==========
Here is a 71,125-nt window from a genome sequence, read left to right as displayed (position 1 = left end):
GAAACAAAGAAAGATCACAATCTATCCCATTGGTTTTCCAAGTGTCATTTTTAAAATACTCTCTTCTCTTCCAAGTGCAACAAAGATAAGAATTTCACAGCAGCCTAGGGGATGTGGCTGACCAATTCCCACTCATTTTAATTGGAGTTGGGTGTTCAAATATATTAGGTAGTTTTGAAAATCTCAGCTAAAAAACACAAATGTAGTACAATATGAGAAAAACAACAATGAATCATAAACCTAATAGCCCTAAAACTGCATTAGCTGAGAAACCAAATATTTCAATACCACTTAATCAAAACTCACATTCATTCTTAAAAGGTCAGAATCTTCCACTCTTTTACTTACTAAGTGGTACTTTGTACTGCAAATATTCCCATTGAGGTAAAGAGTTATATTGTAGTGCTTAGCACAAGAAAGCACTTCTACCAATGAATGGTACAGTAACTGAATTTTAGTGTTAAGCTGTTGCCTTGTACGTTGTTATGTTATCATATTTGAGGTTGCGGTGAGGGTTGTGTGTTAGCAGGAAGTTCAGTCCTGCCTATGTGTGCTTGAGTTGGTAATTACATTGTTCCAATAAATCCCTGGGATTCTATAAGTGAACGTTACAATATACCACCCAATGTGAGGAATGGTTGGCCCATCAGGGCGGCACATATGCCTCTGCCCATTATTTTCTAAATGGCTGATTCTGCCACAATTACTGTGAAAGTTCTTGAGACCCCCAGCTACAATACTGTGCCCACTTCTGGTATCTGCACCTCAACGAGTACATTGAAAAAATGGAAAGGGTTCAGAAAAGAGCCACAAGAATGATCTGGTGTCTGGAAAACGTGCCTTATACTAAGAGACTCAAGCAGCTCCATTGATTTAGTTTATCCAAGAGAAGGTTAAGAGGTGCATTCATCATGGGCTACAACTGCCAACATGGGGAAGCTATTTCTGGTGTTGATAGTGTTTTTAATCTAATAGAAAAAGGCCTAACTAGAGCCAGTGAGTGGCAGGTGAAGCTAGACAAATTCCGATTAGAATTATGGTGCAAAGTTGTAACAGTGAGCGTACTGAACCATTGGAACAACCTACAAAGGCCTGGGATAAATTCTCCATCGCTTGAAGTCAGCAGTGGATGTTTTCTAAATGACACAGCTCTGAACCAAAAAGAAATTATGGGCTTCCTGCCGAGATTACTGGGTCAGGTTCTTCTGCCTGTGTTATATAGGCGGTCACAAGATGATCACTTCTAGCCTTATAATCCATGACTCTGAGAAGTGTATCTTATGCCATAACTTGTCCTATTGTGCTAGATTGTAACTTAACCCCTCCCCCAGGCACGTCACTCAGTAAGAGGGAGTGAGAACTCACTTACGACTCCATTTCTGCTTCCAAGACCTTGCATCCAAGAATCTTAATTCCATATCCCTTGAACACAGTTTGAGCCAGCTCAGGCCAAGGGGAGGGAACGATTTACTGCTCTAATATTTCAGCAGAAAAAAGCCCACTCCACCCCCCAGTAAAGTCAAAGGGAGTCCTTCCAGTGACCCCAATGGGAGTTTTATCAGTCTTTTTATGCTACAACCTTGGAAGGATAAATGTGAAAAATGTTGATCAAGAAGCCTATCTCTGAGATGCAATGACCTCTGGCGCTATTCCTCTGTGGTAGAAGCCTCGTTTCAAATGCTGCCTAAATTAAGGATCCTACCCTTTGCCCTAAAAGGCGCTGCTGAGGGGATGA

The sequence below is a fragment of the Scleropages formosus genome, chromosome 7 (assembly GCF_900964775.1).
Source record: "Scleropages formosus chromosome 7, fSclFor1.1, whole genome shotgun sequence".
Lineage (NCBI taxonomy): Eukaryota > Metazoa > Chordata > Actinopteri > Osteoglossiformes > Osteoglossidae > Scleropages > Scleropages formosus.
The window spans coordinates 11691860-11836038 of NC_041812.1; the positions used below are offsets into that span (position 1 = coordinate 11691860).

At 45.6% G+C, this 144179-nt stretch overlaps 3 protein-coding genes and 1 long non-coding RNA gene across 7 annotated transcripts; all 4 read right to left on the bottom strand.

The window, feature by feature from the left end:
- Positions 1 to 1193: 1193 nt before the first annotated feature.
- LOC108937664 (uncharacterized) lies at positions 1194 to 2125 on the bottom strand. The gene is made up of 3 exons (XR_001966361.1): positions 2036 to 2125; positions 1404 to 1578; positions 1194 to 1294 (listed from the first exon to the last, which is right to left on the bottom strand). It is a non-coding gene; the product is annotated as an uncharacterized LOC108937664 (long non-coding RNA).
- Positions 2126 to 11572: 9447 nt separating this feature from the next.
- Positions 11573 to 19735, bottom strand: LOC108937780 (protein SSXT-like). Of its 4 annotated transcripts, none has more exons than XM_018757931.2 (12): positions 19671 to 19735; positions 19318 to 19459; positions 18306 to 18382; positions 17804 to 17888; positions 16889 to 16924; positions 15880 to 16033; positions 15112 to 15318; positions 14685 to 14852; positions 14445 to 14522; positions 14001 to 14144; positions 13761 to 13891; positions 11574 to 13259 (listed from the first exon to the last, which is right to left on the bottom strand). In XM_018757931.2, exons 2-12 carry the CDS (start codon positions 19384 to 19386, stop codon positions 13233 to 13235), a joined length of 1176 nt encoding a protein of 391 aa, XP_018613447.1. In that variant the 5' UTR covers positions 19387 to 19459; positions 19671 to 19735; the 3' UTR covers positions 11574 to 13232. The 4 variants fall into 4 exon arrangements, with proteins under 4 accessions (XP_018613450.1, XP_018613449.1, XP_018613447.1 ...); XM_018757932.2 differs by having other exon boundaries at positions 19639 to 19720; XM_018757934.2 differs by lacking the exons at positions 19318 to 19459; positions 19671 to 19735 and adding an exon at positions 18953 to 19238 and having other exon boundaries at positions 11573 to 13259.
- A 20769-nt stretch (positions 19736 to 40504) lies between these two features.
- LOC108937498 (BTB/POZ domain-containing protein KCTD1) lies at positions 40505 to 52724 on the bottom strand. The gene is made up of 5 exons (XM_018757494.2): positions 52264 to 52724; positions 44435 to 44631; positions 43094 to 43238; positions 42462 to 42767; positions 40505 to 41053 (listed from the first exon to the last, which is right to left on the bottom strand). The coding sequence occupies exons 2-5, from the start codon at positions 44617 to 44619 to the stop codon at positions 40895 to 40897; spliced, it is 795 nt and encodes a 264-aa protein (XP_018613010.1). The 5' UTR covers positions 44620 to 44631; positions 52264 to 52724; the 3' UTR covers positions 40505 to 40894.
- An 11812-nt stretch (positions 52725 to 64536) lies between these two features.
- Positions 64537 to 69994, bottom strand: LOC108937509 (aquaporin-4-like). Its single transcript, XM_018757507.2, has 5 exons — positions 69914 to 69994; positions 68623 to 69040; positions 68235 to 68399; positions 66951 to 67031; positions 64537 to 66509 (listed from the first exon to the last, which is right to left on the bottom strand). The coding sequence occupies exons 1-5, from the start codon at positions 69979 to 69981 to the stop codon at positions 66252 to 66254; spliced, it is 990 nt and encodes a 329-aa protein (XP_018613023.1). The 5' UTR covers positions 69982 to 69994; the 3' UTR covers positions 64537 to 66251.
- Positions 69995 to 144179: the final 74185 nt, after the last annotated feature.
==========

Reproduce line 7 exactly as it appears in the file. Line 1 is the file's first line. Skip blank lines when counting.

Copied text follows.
At 45.6% G+C, this 144179-nt stretch overlaps 3 protein-coding genes and 1 long non-coding RNA gene across 7 annotated transcripts; all 4 read right to left on the bottom strand.